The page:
Anthony, Dr. Francis

, a noted empiric and chemist in the latter end of the sixteenth and the beginning of the seventeenth centuries, was the son of an eminent goldsmith in the city of London, who had an employment of considerable value in the jewel-office undef the reign of queen Elizabeth. He was born April 16, 1550; and having been carefully instructed in the first rudiments of learning while at home, was, about the year 1569, sent to the university of Cambridge, where he studied with great diligence and success, and some time in the year 1574 took the degree of master of arts. It appears from his own writings, that he applied himself for many years in that university, to the theory and practice of chemistry, with sedulous industry. He came up to London, probably before he attained the age of forty, and began soon after his arrival to publish to the world the effects of his chemical studies. In the year 1598, he sent abroad his first treatise, concerning the excellency of a medicine drawn from gold; but, not having taken the necessary precautions of applying to the college of physicians for their licence, he was, some time in the year 1600, summoned before the president and censors. Here he confessed that he had practised physic in London at least more than six months, and had cured twenty persons of several diseases, to whom he had given purging and vomiting physic, and to others, a diaphoretic medicine, prepared from gold and mercury, as their case required; but acknowledged that he had no licence, and being examined, in several parts of physic, and found inexpert, he was interdicted practice. About a month after, he was committed to the Counter-prison, and fined in the sum of five pounds “propter illicitam praxin” that is, for prescribing physic against the statutes and privilege of the college; but upon his application to the lord chief justice, he was set at liberty, which gave so great umbrage to the college, that the president and one of the censors waited on the chief justice, to request his favour in defending and | preserving the college privileges; upon which Mr. Anthony submitted himself, promised to pay his fine, and was forbidden practice. But not long after he was accused again of practising physic, and upon his own confession was fined five pounds; which, on his refusing to pay it, was increased to twenty pounds, and he committed to prison till he paid it; neither were the college satisfied with this, but commenced a suit at law against him in the name of the queen, as well as of the college, in which they succeeded, and obtained judgment against him; but after some time, were prevailed upon by the intreaties of his wife, to remit their share of the penalty, as appears by their warrant to the keeper of the prison for his discharge, dated under the college seal, the 6th of August, 1602. After his release, he seems to have met with considerable patrons, who were able to protect him from the authority of the college; and though Dr. Goodall tells us, that this learned society thought him weak and ignorant in physic, yet he contrived to obtain the degree of doctor of physic in some university. This did not hinder new complaints being brought against him, by Dr. Taylor, and another physician, who grounded their proceedings chiefly on his giving a certain nostrum, which he called “Aurum potabilt!,” or potable gold, and which he represented to the world as an universal medicine. There were at this time also several things written agaiust him, and his manner of practice, insinuating that he was very inaccurate in his method of philosophizing, that the virtues of metals as to physical uses were very uncertain, and that the boasted effects of his medicine were destitute of proof. Dr. Anthony, upon this, published a defence of himself and his Aurum potabile in Latin, written with a plausible display of skill in chemistry, and with an apparent knowledge of the theory and history of physic. This book, which he published in 1610, was printed at the university press of Cambridge, and entitled “Medicinac Chymicae, et verj potabilis Auri assertio, ex lucubrationibus Fra. Anthonii Londinensis, in Medicina Doctoris. Cantabrigise, ex officina Cantrelli Legge celeberrimae Academics Typographi,” 4to. It had a very florid dedication to king James prefixed. He, likewise, annexed certificates of cures, under the hands of several persons of distinction, and some of the faculty; but his book was quickly answered, and | the controversy about Aurum potabile grew so warm, that he was obliged to publish another apology in the Englis language, which was also translated into Latin, but did not ans.wer the doctor’s expectation, in conciliating the opinion of the faculty, yet, what is more valuable to an empiric, it procured the genera' good-will of ordinary readers, and contributed exceedingly to support and extend his practice, notwithstanding all the pains taken to decry it. What chiefly contributed to maintain his own reputation, and thereby reflected credit on his medicine, was that which is rarely met with among quacks, his unblemished character in private life. Dr. Anthony was a man of unaffected piety, untainted probity, of easy address, great modesty, and boundless charity; which procured him many friends, and left it not in the power of his enemies to attack any part of his conduct, except that of dispensing a medicine, of which they had no opinion. And though much has been said to disgredit the use of gold in medicine, yet some very able and ingenious men wrote very plausibly in support of those principles on which Dr. Anthony’s practice was founded, and among these the illustrious Robert Boyle. The process of making the potable gold is given in the Biog. Britannica, but in such a contused and ignorant manner that any modern chemist may easily detect the fallacy, and be convinced that gold does not enter into the preparation. The time Jn which Anthony flourished, if that phrase may be applied tq him, was very favourable to his notions, chemistry being then much admired and very little understood. He had therefore a most extensive and beneficial practice, which enabled him to live hospitably at his house in Bartholomew close, and to be very liberal in jiis alms to the poor. He died May 26, 1623, and was buried in the church of St. Bartholomew the Great, where a handsome monument was erected to his memory. His principal antagonists were, Dr. Matthew Gwinne, of the college of physicians, who wrote <<; Au,rum non Aurum, s,ive adversaria in assertorem Chymioe, sed vera? Medicinae desertorem Franciscum Anthonium,“Lond. 1611, 4to, and Dr. Cotta, of Northampton, in 1623, in a work entitled,Cotta contra Antonium, or an Ant-Antony, or an Ant-Apology, manifesting Dr. Anthony his Apology for Aurum potabile, in true and equal balance of right reason^ tp be false and counterfeit," Oxford, 4to. | Dr. Anthony by his second wife had two sons: Charles, a physician of character at Bedford, and John, the subject of the following article. 1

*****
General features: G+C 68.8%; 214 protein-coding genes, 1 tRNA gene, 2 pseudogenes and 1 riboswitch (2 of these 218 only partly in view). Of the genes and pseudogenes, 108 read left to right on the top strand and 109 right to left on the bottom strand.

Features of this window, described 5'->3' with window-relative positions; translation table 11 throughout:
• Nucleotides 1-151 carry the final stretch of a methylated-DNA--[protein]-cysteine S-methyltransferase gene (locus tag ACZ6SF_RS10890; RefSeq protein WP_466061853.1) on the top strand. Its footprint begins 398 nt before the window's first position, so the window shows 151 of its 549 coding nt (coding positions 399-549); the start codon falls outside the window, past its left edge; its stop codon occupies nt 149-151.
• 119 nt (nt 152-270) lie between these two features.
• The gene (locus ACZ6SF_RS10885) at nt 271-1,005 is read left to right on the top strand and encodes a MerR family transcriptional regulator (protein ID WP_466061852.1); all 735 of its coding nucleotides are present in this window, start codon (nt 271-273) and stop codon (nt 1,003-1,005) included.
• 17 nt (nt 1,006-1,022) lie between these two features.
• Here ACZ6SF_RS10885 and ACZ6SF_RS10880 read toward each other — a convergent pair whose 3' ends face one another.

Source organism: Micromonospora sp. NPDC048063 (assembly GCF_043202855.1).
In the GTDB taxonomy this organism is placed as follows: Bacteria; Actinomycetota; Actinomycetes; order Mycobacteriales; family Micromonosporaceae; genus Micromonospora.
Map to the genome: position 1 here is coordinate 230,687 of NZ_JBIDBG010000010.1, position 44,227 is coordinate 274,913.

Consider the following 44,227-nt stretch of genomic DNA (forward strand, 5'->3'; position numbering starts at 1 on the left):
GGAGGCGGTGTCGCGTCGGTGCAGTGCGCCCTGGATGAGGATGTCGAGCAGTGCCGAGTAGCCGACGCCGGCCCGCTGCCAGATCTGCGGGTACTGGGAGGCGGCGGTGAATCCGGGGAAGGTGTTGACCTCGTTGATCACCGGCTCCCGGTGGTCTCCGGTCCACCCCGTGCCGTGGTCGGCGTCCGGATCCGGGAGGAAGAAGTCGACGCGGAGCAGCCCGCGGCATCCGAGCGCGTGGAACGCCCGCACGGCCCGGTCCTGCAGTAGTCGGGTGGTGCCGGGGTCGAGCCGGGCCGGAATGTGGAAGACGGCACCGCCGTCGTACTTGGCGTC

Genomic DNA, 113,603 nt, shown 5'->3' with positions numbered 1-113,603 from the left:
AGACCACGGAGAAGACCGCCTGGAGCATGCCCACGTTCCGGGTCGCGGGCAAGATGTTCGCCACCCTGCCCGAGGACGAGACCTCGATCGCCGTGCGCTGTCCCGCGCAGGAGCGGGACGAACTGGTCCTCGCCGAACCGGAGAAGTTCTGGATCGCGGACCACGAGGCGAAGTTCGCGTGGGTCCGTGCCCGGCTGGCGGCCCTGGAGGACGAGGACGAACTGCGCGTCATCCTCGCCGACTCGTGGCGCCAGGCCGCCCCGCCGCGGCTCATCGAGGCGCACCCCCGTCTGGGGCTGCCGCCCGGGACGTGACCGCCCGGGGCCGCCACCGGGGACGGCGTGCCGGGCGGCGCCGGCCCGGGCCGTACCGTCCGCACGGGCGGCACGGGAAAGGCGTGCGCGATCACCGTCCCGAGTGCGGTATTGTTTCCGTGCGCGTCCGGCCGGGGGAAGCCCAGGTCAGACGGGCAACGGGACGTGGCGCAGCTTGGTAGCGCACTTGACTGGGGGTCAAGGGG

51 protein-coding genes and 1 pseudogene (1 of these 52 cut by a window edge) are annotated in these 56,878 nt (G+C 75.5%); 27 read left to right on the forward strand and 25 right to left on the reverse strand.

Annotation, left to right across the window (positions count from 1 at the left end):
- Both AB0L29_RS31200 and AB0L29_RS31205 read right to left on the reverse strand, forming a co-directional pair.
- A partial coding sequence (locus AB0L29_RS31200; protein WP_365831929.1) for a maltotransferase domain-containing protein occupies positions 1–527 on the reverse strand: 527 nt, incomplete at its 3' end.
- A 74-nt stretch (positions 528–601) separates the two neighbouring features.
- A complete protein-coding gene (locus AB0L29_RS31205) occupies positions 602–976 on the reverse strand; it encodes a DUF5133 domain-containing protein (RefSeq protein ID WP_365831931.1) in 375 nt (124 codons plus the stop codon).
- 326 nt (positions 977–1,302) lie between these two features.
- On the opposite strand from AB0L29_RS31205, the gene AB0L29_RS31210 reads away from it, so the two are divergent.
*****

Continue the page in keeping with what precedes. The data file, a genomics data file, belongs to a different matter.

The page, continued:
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Biog. Brit.